Obama's top advisers spent most of the day playing the media-driven game of marking the president's 100th day in office.
Despite the demure attempts by those advisers to write the day off as a "Hallmark holiday," the administration has been sure to have representatives fanned out across the airwaves today touting the sheer size and scope of what Obama has accomplished in his short time at the White House.
But even the president got into the game a bit at his town hall meeting outside of St. Louis today and in his remarks tonight before he took questions.
"You can expect an unrelenting, unyielding effort from this administration to strengthen our prosperity and our security in the second hundred days, in the third hundred days, and all of the days after that," he said.
Obama echoed comments he made at a town hall meeting this morning in Arnold, Mo., and said that while there has been progress on the economy in the first 100 days of his administration, there is still much work to be done.
"I am proud of what we have achieved, but I am not content," he said. "I am pleased with our progress, but I am not satisfied."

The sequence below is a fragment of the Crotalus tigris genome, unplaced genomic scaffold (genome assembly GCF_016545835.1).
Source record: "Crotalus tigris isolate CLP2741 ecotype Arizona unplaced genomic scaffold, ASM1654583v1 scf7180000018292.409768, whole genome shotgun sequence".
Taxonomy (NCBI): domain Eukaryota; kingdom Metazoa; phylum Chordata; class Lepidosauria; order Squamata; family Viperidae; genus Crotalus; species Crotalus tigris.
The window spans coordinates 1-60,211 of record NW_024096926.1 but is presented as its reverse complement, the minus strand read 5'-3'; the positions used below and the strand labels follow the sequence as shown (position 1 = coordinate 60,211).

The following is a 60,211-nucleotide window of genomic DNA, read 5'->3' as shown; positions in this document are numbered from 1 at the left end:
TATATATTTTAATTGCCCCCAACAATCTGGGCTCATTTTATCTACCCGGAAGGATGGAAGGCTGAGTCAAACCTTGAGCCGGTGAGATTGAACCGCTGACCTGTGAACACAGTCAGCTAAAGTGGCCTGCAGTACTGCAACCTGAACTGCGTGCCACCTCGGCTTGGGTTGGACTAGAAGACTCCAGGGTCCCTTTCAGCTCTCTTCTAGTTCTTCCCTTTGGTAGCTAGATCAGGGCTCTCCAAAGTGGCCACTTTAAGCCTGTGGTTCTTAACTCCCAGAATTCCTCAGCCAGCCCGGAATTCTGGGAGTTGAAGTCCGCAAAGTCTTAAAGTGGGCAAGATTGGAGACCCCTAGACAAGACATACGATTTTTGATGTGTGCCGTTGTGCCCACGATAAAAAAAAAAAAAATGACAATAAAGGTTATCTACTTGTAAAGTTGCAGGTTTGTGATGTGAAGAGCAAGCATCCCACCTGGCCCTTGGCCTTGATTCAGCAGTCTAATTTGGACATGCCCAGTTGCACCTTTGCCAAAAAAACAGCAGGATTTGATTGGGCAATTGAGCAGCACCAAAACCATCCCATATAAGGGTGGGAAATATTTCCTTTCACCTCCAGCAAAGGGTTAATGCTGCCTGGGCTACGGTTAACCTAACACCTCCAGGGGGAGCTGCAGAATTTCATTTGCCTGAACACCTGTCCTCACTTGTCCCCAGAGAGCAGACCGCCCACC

The president ran through a list of big issues that still need to be addressed: economic issues like unemployment, tight credit markets, the struggling auto industry and long-term deficits, and foreign policy issues such as the continued threat of terrorism, nuclear weapons and flu.
"The overture has finished and now it truly begins," said one adviser to the White House, referring to the healthcare, energy, and automaker debates to come. "If people thought the first 100 days a productive one, it genuinely only served as a curtain raiser," the adviser added.
With the Senate likely to house 60 desks on the Democratic side of the aisle before too long, an emboldened majority in the House after winning some intra-party skirmishes like fast-tracking health care reform and an inter-party victory in upstate New York, and a cratering Republican Party still searching for a path back to power, Obama enters this next phase of his presidency in an envious position and one of a considerable strength.
But he acknowledged that even with Sen. Arlen Specter's party change, he still faces challenges from senators who "have very strong opinions" he said.